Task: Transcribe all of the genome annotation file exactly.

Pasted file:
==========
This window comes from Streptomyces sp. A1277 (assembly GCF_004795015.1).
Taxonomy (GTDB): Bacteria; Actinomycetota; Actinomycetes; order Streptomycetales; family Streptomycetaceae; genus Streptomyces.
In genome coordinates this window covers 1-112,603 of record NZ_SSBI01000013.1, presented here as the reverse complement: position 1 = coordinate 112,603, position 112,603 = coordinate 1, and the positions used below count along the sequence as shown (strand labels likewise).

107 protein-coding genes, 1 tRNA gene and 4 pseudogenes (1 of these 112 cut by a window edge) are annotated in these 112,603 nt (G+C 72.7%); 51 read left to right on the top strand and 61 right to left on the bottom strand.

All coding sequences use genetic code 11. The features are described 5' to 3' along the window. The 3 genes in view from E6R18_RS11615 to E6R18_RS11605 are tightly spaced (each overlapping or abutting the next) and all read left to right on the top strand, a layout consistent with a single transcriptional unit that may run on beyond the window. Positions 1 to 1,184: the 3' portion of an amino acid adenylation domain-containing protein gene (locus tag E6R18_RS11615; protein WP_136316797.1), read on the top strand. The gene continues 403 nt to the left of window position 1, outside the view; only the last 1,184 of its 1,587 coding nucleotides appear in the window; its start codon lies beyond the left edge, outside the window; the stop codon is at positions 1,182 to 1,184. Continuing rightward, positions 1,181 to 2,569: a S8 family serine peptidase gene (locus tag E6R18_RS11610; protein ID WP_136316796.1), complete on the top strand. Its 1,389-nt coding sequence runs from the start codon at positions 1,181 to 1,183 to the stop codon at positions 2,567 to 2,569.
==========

This window comes from Streptomyces sp. A1277 (assembly GCF_004795015.1).
Taxonomy (GTDB): Bacteria; Actinomycetota; Actinomycetes; order Streptomycetales; family Streptomycetaceae; genus Streptomyces.
In genome coordinates this window covers 1-112,603 of record NZ_SSBI01000013.1, presented here as the reverse complement: position 1 = coordinate 112,603, position 112,603 = coordinate 1, and the positions used below count along the sequence as shown (strand labels likewise).

107 protein-coding genes, 1 tRNA gene and 4 pseudogenes (1 of these 112 cut by a window edge) are annotated in these 112,603 nt (G+C 72.7%); 51 read left to right on the top strand and 61 right to left on the bottom strand.

All coding sequences use genetic code 11. The features are described 5' to 3' along the window. The 3 genes in view from E6R18_RS11615 to E6R18_RS11605 are tightly spaced (each overlapping or abutting the next) and all read left to right on the top strand, a layout consistent with a single transcriptional unit that may run on beyond the window. Positions 1 to 1,184: the 3' portion of an amino acid adenylation domain-containing protein gene (locus tag E6R18_RS11615; protein WP_136316797.1), read on the top strand. The gene continues 403 nt to the left of window position 1, outside the view; only the last 1,184 of its 1,587 coding nucleotides appear in the window; its start codon lies beyond the left edge, outside the window; the stop codon is at positions 1,182 to 1,184. Continuing rightward, positions 1,181 to 2,569: a S8 family serine peptidase gene (locus tag E6R18_RS11610; protein ID WP_136316796.1), complete on the top strand. Its 1,389-nt coding sequence runs from the start codon at positions 1,181 to 1,183 to the stop codon at positions 2,567 to 2,569.